It was a dark and rainy late winter night in the Italian city of Siena. We had arrived late to our hotel and the patrona had frowned when we asked about a place to eat. It was low season, she reminded us, so dining might be difficult. She made a few calls and sent us back out into the night. We wound up in a tiny restaurant off some stone steps that seemed to be carved out of the massive stone buildings on either side.

Because it was late, the owner of the restaurant told us he would simply bring us dinner – no selecting from the menu this time. A moment later he returned and put an open bottle down on the table. At first I was taken aback, but then I saw that the small amount of wine missing from the bottle was in a glass in the owner’s own hand. He was giving us the wine he had opened for himself.

That was 20 years ago, and I have never forgotten it.

Start with the name, “Vino Nobile di Montepulciano.” The noble wine of Montepulciano – a noble town in its own right. The grape, he told us, was Prugnolo Gentile (which I later found out was the local name for Sangiovese). The producer’s name, Avignonesi, also had an unmistakable ring of authenticity. This supposition was confirmed when the restaurant owner told us the winery’s cellars were some of the oldest in Tuscany – which meant some of the oldest in Italy and therefore Europe.

The wine itself was the sunlight of Italy in a bottle, with the red cherries and summer heat still shimmering in their warm sweetness. Yet there was also a serious earthiness that bespoke history, tradition, and rocky hillsides trod by simple men and their beasts of burden. I can remember that wine in my mouth like it was yesterday – and I can well understand why the restaurant owner chose it to end his long day.

For years I would make the rounds of the handful of winesellers in the Italian quarter of San Francisco to see if they had the wine, but I was disappointed far more often than satisfied. Or the wine would show up on a restaurant list at an absurd price. Somehow the handful of lire I once spent on a rainy winter night for this wine stuck in my mind as the price I should pay, so I could rarely bring myself to fork over a fistful of dollars.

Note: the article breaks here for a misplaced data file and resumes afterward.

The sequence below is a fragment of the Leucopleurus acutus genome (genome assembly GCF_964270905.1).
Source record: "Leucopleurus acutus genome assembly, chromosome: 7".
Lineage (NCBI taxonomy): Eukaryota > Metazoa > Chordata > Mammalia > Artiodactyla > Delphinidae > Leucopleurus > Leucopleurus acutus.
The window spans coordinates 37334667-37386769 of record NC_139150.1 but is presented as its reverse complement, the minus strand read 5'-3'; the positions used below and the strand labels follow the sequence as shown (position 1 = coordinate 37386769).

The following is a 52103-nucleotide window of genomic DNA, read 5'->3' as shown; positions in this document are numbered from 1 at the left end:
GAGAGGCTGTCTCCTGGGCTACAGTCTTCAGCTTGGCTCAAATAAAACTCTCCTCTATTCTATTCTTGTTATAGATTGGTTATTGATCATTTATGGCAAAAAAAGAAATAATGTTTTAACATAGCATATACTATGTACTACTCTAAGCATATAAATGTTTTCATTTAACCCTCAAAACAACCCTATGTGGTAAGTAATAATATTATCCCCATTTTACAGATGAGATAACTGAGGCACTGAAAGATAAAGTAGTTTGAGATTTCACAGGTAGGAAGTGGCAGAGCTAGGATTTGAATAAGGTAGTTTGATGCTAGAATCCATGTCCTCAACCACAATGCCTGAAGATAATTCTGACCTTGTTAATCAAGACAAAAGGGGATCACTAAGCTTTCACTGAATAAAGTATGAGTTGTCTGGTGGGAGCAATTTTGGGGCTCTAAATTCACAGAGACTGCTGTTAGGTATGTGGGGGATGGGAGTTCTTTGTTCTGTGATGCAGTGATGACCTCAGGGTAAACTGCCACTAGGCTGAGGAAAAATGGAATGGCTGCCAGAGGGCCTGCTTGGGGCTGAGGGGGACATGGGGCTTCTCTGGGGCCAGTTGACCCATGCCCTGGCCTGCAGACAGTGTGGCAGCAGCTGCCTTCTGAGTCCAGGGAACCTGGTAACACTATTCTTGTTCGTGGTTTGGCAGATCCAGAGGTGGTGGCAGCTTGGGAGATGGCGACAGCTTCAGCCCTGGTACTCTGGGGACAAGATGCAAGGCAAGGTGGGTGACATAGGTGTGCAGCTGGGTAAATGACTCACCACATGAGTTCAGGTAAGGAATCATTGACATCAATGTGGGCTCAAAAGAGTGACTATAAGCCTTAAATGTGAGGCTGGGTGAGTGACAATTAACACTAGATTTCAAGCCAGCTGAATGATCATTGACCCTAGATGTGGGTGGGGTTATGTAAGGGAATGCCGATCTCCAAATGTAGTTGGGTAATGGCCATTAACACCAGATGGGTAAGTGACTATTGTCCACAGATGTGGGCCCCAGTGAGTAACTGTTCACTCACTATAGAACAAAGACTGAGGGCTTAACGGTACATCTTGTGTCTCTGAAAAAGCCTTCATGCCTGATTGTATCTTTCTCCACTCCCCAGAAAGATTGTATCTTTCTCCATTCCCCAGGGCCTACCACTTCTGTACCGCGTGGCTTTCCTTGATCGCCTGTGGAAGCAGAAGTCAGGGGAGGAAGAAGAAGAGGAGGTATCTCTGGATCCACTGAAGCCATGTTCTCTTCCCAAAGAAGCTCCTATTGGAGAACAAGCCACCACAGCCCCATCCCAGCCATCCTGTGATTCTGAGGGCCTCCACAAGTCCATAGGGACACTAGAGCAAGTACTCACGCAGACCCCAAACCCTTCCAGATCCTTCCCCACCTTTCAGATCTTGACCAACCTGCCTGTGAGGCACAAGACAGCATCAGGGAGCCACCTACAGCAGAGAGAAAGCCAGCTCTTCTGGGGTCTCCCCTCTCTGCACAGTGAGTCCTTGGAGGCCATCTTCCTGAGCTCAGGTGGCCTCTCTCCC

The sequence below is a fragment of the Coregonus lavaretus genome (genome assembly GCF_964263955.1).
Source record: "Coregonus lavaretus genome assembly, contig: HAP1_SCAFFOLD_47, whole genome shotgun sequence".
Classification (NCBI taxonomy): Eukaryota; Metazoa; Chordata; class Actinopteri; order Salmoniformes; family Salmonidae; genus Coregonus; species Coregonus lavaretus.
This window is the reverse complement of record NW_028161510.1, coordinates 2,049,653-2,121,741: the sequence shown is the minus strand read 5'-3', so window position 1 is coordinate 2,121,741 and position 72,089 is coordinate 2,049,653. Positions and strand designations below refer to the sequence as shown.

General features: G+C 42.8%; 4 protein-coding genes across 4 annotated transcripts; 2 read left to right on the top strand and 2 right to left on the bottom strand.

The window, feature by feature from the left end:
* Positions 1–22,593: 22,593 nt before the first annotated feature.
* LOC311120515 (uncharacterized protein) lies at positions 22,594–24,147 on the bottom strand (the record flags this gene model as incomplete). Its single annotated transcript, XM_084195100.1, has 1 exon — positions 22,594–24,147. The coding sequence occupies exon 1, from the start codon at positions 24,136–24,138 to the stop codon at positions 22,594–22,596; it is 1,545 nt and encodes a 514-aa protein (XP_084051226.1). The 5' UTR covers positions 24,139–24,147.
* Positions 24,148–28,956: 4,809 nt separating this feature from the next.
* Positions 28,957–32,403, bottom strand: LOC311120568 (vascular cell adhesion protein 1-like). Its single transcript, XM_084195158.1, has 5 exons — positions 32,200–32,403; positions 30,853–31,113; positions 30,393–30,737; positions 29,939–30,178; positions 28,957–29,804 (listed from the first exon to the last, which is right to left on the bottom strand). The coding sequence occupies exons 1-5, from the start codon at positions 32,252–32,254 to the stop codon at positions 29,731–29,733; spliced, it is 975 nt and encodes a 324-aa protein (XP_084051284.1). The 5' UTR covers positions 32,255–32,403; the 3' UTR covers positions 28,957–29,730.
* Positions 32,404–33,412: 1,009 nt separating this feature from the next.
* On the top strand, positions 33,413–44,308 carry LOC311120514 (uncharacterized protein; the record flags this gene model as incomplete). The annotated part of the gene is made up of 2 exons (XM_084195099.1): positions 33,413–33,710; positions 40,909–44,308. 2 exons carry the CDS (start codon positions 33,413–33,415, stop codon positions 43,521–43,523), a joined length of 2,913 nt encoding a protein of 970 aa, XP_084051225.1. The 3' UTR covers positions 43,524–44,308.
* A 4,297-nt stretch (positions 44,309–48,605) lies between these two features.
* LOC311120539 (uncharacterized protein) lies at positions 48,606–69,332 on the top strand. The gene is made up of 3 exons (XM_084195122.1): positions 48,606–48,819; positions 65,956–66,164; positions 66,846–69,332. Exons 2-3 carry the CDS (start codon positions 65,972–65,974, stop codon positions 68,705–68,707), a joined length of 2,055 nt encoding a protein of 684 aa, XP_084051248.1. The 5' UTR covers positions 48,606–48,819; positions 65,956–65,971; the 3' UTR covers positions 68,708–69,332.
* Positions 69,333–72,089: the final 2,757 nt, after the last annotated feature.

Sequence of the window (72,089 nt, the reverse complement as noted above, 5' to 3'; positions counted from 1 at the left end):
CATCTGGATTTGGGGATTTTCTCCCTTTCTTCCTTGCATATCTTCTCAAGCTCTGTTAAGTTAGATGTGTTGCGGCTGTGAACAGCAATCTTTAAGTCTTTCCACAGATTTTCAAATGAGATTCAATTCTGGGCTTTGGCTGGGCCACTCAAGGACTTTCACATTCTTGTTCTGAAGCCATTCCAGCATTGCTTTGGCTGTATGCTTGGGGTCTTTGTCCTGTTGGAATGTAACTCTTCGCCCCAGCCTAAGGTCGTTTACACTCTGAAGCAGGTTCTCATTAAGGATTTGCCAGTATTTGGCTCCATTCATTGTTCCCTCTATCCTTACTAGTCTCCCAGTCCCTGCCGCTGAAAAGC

But now the drought has ended.

Brian Larky has signed Avignonesi to his Dalla Terra Winery Direct business, which cuts the importer out of the mark-up chain that pushes prices relentlessly up as wine moves from foreign producer to U.S. consumer. Avignonesi Vine Nobile di Montepulciano is now available stateside for around twenty bucks, which means when I want to dress up dinner on the weekend, I can relive one of the happiest wine moments of my life without breaking the budget.

Larky’s working the same magic with a number of other Italian producers who used to be priced past the $20 point where consumers are often reluctant to go. He's also bringing in plenty of great wines around $10 - or less. The wineries he selects are small, family-run, and expert at producing heavenly wines without hellishly high alcohol. So ask about Dalla Terra at your local wine shop and give both yourself and Larky a boost.

Now if he could just do something about Napa Cabernet…

- Thom Elkjer
Check out my regular wine coverage at